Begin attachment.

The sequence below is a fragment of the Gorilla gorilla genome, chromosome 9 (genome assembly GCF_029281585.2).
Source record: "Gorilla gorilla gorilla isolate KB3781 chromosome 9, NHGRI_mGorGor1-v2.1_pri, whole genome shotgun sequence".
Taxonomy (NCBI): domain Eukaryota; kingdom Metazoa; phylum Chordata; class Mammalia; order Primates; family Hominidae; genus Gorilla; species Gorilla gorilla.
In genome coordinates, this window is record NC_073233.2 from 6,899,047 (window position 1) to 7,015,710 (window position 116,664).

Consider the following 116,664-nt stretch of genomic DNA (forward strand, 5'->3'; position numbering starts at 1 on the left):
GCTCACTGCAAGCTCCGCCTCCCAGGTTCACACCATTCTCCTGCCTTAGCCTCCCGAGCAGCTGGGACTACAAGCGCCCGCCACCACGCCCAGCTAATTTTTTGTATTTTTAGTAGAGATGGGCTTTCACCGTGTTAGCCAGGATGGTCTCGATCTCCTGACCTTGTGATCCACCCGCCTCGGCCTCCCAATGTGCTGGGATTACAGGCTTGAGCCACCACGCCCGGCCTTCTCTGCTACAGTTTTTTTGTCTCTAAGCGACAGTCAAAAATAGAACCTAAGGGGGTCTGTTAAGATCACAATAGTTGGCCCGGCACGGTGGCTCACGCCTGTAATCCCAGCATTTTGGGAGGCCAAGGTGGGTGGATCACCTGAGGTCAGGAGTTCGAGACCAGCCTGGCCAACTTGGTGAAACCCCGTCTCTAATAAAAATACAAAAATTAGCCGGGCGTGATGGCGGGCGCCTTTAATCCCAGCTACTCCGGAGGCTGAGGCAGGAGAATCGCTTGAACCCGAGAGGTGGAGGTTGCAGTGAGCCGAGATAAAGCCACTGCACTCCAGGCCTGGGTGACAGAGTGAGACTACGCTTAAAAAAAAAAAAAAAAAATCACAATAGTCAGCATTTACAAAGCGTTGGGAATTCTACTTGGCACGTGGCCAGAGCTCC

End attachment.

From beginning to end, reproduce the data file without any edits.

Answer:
The sequence below is a fragment of the Gorilla gorilla genome, chromosome 9 (genome assembly GCF_029281585.2).
Source record: "Gorilla gorilla gorilla isolate KB3781 chromosome 9, NHGRI_mGorGor1-v2.1_pri, whole genome shotgun sequence".
Taxonomy (NCBI): domain Eukaryota; kingdom Metazoa; phylum Chordata; class Mammalia; order Primates; family Hominidae; genus Gorilla; species Gorilla gorilla.
In genome coordinates, this window is record NC_073233.2 from 6,899,047 (window position 1) to 7,015,710 (window position 116,664).

Consider the following 116,664-nt stretch of genomic DNA (forward strand, 5'->3'; position numbering starts at 1 on the left):
GCTCACTGCAAGCTCCGCCTCCCAGGTTCACACCATTCTCCTGCCTTAGCCTCCCGAGCAGCTGGGACTACAAGCGCCCGCCACCACGCCCAGCTAATTTTTTGTATTTTTAGTAGAGATGGGCTTTCACCGTGTTAGCCAGGATGGTCTCGATCTCCTGACCTTGTGATCCACCCGCCTCGGCCTCCCAATGTGCTGGGATTACAGGCTTGAGCCACCACGCCCGGCCTTCTCTGCTACAGTTTTTTTGTCTCTAAGCGACAGTCAAAAATAGAACCTAAGGGGGTCTGTTAAGATCACAATAGTTGGCCCGGCACGGTGGCTCACGCCTGTAATCCCAGCATTTTGGGAGGCCAAGGTGGGTGGATCACCTGAGGTCAGGAGTTCGAGACCAGCCTGGCCAACTTGGTGAAACCCCGTCTCTAATAAAAATACAAAAATTAGCCGGGCGTGATGGCGGGCGCCTTTAATCCCAGCTACTCCGGAGGCTGAGGCAGGAGAATCGCTTGAACCCGAGAGGTGGAGGTTGCAGTGAGCCGAGATAAAGCCACTGCACTCCAGGCCTGGGTGACAGAGTGAGACTACGCTTAAAAAAAAAAAAAAAAAATCACAATAGTCAGCATTTACAAAGCGTTGGGAATTCTACTTGGCACGTGGCCAGAGCTCC